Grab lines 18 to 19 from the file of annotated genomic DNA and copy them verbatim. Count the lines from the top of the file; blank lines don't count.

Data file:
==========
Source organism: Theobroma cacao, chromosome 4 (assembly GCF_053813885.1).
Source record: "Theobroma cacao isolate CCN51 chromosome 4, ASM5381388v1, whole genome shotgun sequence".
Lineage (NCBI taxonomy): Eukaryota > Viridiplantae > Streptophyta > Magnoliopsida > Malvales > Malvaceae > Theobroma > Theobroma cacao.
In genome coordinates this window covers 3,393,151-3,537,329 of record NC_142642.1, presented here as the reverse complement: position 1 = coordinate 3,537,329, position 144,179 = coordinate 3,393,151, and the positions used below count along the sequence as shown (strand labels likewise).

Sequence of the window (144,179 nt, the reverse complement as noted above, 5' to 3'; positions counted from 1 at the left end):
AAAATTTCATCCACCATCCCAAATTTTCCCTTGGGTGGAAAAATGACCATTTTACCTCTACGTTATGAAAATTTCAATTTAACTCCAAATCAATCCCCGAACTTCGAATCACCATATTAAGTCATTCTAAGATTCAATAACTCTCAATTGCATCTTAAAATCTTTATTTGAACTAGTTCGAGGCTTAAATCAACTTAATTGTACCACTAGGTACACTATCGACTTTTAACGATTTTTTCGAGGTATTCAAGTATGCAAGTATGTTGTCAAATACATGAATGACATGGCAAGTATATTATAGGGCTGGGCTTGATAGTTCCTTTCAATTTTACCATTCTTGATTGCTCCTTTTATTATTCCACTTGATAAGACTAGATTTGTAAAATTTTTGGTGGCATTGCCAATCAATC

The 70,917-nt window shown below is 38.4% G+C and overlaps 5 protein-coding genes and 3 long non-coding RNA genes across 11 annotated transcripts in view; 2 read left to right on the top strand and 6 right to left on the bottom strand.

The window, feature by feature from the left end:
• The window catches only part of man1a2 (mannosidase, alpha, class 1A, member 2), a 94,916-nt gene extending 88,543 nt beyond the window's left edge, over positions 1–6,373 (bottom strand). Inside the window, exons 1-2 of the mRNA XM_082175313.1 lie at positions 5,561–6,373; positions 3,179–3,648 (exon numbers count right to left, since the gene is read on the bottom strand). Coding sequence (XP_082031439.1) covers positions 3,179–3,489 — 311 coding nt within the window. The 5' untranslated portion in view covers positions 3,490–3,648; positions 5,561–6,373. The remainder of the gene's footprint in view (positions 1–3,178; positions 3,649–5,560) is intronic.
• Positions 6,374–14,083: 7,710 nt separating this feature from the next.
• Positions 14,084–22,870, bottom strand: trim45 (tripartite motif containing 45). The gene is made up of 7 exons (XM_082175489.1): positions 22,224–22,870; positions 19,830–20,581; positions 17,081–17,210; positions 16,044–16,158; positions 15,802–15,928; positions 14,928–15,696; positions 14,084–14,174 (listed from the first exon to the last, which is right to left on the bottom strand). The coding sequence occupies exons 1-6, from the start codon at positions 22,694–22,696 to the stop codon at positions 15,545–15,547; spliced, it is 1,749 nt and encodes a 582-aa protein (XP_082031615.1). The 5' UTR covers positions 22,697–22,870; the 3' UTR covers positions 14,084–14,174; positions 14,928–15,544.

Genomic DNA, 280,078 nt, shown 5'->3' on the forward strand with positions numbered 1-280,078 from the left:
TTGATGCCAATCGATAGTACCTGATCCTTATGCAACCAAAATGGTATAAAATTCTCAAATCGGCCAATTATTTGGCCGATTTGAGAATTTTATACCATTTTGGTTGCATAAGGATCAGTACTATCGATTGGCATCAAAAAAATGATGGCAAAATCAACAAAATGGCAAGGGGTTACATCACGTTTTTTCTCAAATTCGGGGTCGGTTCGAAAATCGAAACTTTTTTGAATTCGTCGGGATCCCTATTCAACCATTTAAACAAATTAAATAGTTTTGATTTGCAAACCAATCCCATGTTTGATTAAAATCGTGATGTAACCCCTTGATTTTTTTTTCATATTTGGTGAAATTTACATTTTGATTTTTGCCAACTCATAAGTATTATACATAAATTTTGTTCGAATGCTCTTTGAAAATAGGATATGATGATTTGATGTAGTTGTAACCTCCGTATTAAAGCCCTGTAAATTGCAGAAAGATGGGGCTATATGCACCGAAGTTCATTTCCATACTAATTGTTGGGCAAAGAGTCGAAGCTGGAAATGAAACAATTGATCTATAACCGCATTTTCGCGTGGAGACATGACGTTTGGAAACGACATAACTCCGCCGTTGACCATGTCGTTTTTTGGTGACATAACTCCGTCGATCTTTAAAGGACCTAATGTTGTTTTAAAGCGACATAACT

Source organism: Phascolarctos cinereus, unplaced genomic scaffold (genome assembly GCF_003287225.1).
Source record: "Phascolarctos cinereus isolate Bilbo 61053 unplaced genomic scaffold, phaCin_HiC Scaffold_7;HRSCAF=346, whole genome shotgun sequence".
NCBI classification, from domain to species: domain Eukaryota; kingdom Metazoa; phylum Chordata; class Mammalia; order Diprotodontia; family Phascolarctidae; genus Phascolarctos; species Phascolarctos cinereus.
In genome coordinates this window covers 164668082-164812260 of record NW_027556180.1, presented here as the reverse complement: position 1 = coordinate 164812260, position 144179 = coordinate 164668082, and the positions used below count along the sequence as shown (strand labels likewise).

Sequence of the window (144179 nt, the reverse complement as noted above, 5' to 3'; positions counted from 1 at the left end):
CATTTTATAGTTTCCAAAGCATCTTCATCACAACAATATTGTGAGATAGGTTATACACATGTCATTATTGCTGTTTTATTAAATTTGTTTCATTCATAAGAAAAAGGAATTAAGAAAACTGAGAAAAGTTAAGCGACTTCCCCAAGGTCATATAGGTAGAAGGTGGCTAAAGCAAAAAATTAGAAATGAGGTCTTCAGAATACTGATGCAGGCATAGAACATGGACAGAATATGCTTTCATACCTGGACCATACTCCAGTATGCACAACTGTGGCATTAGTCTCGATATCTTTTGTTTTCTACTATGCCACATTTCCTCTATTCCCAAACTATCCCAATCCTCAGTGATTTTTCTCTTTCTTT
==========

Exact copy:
Sequence of the window (144179 nt, the reverse complement as noted above, 5' to 3'; positions counted from 1 at the left end):
CATTTTATAGTTTCCAAAGCATCTTCATCACAACAATATTGTGAGATAGGTTATACACATGTCATTATTGCTGTTTTATTAAATTTGTTTCATTCATAAGAAAAAGGAATTAAGAAAACTGAGAAAAGTTAAGCGACTTCCCCAAGGTCATATAGGTAGAAGGTGGCTAAAGCAAAAAATTAGAAATGAGGTCTTCAGAATACTGATGCAGGCATAGAACATGGACAGAATATGCTTTCATACCTGGACCATACTCCAGTATGCACAACTGTGGCATTAGTCTCGATATCTTTTGTTTTCTACTATGCCACATTTCCTCTATTCCCAAACTATCCCAATCCTCAGTGATTTTTCTCTTTCTTT